Adrian Chase dupes Robin into some questionable tactics during a takedown of the worst of the worst mobsters. Doesn't work in the long run, though. Robin has left the posh digs of Chase and family in a huff, while Chase finds out that a toy in the living-room came from an uncle...but that uncle doesn't exist. The toy explodes, wife and child gone, Adrian Chase declared clinically dead for seven minutes while they try to save him.


Time for some stage-setting in New Teen Titans Annual # 2--who is killing all these killers?--and a new series called Vigilante.


It seems there was always a plan. Marv Wolfman plays the long game very well. Vigilante ran for 50 issues, with Wolfman writing, and later just overseeing as editor, for much of the unfolding. The good news is, Marv Wolfman did three things brilliantly wrong in the first 11 issues of his new baby (included in this "Vol. 1" graphic novel, plus the Titans Annual # 2)--wrong if you were really trying to compete with Marvel's Punisher. First, Vigilante, having debuted as a bit of a one-man slaughterhouse, is questioning his tactics by issue 2. Issue 2...and he's worried about killing! Not later? No. Is the series going soft already, are we being gypped here?! Well, yes and no. It's a shocking development early on, but it sets the tone for much of what is to come; we just didn't know it. Adrian starts to question everything he's been doing, when in his other life the world wants to put him on the bench as a Judge with a gavel. He can't reconcile his two sides.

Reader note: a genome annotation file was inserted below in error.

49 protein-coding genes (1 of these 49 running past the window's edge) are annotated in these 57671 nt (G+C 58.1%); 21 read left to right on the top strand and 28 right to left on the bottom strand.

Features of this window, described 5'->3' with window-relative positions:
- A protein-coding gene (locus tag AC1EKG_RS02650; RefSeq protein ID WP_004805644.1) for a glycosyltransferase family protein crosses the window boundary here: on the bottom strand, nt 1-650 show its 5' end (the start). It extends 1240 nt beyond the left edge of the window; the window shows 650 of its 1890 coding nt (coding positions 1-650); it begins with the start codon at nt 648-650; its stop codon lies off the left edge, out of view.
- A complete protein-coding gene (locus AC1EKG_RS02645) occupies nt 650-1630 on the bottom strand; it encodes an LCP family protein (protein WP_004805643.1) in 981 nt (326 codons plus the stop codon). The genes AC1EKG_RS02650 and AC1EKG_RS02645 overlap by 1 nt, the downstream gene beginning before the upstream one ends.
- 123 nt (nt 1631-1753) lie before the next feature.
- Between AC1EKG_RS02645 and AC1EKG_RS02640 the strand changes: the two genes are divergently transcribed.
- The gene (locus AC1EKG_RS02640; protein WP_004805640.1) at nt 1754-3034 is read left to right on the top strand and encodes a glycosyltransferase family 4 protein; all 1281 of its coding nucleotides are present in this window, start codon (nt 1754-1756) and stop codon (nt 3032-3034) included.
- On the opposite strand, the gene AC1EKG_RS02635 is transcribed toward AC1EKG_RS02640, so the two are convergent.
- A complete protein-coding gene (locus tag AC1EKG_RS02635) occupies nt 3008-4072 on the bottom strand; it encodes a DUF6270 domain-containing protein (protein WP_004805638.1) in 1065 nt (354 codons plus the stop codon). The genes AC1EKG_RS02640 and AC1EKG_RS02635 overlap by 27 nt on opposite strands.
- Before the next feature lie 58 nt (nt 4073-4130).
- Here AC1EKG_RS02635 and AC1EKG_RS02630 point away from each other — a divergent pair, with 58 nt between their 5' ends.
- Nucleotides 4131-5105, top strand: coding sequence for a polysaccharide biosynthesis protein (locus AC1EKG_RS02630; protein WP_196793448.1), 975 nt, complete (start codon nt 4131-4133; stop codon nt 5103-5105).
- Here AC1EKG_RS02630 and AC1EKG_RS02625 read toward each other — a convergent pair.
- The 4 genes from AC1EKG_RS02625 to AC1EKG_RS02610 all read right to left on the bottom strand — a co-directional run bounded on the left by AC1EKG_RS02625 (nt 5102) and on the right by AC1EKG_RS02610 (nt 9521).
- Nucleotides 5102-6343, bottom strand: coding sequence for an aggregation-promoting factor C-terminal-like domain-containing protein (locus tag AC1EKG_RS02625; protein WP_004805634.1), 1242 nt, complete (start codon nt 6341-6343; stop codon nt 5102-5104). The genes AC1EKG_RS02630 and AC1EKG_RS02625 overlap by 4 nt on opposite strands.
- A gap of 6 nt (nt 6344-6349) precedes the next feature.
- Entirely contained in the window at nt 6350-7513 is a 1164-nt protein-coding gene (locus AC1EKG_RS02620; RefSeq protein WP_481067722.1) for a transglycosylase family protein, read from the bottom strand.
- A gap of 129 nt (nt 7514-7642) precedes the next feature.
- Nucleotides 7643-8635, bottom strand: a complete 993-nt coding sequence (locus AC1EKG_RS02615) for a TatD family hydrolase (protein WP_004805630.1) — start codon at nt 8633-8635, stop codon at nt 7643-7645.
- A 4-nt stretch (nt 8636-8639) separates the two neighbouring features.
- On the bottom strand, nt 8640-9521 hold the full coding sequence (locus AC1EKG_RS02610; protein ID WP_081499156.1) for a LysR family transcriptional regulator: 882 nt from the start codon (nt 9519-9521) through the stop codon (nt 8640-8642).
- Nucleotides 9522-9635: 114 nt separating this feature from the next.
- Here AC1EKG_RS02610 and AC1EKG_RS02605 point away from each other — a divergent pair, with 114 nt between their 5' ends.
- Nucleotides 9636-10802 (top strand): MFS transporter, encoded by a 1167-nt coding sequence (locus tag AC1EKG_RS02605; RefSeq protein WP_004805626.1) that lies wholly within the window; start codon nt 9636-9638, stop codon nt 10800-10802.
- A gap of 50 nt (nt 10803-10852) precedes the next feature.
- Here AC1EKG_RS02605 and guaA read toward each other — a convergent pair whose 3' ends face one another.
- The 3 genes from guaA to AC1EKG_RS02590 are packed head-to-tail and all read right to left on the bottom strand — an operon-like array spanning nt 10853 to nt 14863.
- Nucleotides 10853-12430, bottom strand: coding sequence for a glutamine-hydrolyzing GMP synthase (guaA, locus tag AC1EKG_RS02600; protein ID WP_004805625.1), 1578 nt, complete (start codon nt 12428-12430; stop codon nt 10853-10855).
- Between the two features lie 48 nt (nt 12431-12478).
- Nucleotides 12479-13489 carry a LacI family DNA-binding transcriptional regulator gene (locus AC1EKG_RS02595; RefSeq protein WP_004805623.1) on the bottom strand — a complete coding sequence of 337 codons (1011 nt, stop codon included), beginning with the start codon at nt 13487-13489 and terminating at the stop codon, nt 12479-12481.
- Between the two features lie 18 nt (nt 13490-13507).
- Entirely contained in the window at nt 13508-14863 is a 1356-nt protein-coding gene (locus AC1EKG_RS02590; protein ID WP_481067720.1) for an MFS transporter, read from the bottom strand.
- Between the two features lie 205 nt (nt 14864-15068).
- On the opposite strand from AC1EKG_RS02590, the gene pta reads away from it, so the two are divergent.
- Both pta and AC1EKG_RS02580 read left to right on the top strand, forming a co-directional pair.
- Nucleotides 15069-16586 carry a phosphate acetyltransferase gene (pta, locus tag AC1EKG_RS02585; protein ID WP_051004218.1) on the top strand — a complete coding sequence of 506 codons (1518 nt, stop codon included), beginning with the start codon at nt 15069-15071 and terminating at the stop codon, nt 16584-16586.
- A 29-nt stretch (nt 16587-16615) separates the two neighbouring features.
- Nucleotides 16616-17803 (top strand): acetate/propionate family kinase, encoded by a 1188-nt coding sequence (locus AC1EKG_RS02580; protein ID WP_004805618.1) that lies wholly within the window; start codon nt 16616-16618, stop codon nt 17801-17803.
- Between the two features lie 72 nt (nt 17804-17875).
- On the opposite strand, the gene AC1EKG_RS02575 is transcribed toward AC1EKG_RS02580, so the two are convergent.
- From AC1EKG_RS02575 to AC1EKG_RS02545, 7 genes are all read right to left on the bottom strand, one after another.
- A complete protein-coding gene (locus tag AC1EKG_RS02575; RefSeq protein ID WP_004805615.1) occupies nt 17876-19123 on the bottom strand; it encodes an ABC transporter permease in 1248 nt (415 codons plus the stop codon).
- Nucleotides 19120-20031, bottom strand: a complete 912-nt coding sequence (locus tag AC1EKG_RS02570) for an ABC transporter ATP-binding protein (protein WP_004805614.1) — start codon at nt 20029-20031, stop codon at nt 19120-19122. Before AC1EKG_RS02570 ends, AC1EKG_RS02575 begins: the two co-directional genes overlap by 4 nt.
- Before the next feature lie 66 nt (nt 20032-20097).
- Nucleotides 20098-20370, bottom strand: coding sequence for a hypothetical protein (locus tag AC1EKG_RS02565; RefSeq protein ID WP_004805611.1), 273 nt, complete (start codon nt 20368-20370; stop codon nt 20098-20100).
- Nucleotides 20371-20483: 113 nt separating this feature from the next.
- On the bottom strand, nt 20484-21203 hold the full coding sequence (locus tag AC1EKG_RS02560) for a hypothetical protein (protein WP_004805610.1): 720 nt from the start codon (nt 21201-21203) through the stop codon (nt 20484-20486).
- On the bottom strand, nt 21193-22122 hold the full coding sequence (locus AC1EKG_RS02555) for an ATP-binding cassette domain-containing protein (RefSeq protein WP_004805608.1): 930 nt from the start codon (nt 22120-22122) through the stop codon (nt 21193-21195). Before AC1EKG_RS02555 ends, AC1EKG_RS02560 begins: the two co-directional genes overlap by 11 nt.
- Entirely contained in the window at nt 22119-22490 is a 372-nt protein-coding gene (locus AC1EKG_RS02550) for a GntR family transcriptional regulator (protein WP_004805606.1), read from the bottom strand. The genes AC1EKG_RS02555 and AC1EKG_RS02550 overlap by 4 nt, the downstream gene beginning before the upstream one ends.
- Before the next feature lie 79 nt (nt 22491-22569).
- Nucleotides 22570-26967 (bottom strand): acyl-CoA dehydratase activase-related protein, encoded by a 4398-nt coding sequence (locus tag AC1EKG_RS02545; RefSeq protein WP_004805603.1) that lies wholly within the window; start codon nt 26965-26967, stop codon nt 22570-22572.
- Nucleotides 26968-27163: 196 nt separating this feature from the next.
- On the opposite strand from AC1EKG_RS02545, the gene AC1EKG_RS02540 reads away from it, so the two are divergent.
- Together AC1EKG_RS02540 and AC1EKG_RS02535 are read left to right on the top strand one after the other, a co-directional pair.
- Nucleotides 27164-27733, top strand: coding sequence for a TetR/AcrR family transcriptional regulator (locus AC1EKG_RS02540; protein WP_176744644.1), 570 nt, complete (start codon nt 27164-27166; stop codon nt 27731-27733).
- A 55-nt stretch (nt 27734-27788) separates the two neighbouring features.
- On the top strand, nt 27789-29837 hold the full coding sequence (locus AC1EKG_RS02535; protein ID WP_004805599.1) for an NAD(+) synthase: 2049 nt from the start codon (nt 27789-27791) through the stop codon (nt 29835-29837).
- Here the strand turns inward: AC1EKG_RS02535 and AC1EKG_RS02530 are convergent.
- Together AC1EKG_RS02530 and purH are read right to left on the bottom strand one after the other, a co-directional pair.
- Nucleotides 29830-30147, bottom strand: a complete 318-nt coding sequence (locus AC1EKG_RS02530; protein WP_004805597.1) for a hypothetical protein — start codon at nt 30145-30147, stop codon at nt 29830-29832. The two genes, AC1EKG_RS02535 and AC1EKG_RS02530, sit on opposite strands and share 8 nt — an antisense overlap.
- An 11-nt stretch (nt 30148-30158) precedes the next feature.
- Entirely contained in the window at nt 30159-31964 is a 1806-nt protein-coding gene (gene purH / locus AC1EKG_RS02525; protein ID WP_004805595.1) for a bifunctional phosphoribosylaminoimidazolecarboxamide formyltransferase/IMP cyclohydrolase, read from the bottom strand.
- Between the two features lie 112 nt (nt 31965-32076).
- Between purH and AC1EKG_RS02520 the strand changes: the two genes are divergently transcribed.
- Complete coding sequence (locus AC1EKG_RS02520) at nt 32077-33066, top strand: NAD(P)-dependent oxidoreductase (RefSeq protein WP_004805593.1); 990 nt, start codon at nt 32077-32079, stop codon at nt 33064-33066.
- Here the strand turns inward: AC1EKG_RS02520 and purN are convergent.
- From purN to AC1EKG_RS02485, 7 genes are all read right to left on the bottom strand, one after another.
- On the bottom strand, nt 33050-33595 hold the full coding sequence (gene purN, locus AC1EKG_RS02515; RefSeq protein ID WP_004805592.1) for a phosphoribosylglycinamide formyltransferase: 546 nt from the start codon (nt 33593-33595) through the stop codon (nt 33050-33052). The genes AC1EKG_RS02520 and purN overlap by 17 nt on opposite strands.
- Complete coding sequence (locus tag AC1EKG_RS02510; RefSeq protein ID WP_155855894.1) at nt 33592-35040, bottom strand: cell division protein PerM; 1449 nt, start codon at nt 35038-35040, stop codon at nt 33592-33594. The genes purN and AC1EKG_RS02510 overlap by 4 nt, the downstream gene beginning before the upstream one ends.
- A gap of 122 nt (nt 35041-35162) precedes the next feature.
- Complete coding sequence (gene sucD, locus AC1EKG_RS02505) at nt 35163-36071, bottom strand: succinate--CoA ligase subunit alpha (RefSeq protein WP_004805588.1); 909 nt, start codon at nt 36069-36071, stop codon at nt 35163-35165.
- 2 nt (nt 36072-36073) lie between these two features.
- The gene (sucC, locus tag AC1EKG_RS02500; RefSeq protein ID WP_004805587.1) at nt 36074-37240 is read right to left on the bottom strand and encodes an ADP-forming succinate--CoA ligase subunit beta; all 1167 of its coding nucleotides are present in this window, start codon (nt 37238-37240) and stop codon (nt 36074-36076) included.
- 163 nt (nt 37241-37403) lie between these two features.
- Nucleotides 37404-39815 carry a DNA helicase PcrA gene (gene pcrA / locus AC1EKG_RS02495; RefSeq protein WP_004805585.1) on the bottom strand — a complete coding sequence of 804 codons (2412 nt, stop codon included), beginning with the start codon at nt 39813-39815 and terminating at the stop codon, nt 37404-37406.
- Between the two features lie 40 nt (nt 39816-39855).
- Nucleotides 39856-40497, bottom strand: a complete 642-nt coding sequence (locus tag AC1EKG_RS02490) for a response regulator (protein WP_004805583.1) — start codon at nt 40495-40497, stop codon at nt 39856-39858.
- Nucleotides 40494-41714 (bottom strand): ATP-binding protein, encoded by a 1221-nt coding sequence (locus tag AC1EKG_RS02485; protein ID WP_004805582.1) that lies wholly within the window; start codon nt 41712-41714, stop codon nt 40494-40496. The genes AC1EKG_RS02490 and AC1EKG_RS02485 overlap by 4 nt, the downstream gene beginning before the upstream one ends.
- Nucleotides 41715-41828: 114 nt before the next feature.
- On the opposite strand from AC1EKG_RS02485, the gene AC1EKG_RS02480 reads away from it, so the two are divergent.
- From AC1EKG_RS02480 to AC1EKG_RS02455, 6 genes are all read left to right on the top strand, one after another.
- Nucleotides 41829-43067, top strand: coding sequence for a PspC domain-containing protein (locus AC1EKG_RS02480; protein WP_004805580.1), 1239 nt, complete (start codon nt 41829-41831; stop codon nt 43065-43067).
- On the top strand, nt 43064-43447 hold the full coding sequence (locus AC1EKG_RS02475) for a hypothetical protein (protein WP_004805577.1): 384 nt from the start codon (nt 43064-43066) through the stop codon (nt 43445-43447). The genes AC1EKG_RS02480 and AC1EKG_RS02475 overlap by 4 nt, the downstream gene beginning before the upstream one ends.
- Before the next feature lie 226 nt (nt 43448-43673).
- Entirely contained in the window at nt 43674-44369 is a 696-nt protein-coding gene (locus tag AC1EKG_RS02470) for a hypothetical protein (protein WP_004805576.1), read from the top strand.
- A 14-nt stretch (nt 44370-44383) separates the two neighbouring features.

The second thing that Marv Wolfman did wrong, that was right if being unique is right, is: he went and gave a Vigilante a mystical origin. A mystical origin! For this guy! Yep. The only reason Doctor Strange didn't drop by, around issues 6 and 7, was I guess DC doesn't control his actions. But if the Spectre had a hand in this, I would not be surprised.


The third thing Marv Wolfman did wrong--or maybe it was someone else who controlled this--was just not get gritty enough to compete with the Punisher and his ilk. It's not candyland here, but some fairly bright-color artwork, and a superhero-book tone, that plays against what we may have thought was coming.